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Lassie came home

  Tommy Rettig starred with Lassie Jr. – son of Pal, who played Lassie in the 1943 film “Lassie Come Home” – in the first three seasons of the TV series “Lassie.”

Tommy Rettig starred with Lassie Jr. – son of Pal, who played Lassie in the 1943 film “Lassie Come Home” – in the first three seasons of the TV series “Lassie.”

Like a star who’s found new life in the age of the Internet, Lassie’s on the comeback trail as pitchdog and charity ambassador. And I’m among the millions who are thrilled.

As with many a boomer, I grew up with the TV series (1954-73), still in syndication, and the various movies that found their way to the tube. And, not surprisingly, I had a Lassie and later on Lassie 2.0, whom we called Sassy. (Yes, I know, lame, but I loved that dog, who was a rescue, and all the animals we had and ah!, don’t get me started.)

I also had the pleasure of interviewing Bob Weatherwax – son of dog trainer Rudd Weatherwax – whose pooch, Pal, played “Lassie” in the 1943 film “Lassie Come Home.” Bob told me fascinating stuff about how trainers use physical commands to elicit seemingly emotional responses from canine actors. He also confirmed what is one of the most intriguing aspects of Lassie: “She’s really a he. Male dogs reading better on film due to their larger size and shinier coats. But he also said females are easier to train, being more focused.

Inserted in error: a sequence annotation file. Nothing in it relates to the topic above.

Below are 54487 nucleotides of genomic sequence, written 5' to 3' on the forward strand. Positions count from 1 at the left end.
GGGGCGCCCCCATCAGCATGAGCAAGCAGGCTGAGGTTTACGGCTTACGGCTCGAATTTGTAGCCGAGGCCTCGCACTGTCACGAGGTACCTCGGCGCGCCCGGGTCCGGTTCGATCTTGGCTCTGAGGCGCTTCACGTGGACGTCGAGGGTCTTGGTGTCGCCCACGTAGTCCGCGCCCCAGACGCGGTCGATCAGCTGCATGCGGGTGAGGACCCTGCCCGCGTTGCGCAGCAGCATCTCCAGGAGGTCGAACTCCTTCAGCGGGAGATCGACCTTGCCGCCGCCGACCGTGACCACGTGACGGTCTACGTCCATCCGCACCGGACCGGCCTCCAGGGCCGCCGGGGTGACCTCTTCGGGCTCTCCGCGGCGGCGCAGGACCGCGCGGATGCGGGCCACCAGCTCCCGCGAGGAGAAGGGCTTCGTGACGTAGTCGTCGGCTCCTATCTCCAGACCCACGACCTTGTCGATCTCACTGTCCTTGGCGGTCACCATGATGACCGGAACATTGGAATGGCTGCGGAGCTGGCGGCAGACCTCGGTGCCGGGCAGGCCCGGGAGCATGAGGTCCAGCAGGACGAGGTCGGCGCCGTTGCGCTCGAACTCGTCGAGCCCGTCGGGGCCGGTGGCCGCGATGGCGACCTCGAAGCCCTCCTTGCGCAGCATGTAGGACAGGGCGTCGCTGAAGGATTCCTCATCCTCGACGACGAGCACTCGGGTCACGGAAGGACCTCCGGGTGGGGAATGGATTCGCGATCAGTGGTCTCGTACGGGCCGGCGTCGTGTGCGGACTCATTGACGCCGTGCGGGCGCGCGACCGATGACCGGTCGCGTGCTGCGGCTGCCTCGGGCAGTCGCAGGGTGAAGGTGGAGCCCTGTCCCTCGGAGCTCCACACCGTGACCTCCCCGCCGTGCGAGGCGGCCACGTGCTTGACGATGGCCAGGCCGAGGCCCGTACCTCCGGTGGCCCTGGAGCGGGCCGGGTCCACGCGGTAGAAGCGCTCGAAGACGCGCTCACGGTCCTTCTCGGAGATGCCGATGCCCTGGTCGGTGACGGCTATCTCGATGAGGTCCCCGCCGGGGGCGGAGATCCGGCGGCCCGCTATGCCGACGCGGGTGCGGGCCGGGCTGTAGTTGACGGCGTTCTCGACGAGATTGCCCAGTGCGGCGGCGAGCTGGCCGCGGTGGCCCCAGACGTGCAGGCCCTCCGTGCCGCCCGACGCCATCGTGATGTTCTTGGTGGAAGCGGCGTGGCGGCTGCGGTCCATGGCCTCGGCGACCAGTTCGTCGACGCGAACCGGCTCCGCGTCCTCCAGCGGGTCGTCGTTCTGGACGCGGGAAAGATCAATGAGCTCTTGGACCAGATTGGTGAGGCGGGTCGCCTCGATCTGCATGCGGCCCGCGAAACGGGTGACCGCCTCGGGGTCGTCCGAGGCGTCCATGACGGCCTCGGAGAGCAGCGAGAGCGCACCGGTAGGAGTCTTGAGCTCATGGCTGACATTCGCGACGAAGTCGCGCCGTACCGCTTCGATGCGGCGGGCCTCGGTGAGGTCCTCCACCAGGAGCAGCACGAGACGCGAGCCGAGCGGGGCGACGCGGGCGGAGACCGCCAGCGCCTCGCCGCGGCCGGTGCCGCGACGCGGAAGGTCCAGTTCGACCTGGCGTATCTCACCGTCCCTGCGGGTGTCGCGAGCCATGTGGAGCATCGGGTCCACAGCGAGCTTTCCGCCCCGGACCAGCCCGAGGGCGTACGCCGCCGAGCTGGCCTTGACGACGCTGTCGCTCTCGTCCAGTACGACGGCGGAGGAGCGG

Which brings me to one of my favorite pet beliefs: That the male of almost any species, including ours – at least in the arts – is better-looking than the female of the species. I mean, what woman can touch the Apollo Belvedere, for instance? I know, I know, the Venus de Milo, but she’s just not as thrilling, is she?

This always makes my female friends mad. As the so-called fairer sex, they are used to the perks that go along with the primping they have to do. But I always tell them, Let men be the sex symbols – the pretty, preening peacocks they are – and you can take pride in the notion that women are smarter, with higher IQs and a better track record in college and post-graduate schools. (This may have something to do with the idea that IQ tests are highly structured and verbal, requiring both the patience and the linguistic ability in which women excel. Men use roughly 20,000 words daily, mostly to exchange information. Whereas women use something like 70,000, not only to glean info but to develop relationships.)

Then, too, women are the majority minority group and like all minority groups, they have a stake in upward mobility. When men say all the achievements of the world are male (along with most of the destruction), that may be because they’ve had all the opportunity.

Until now.

Lassies, it’s time to howl.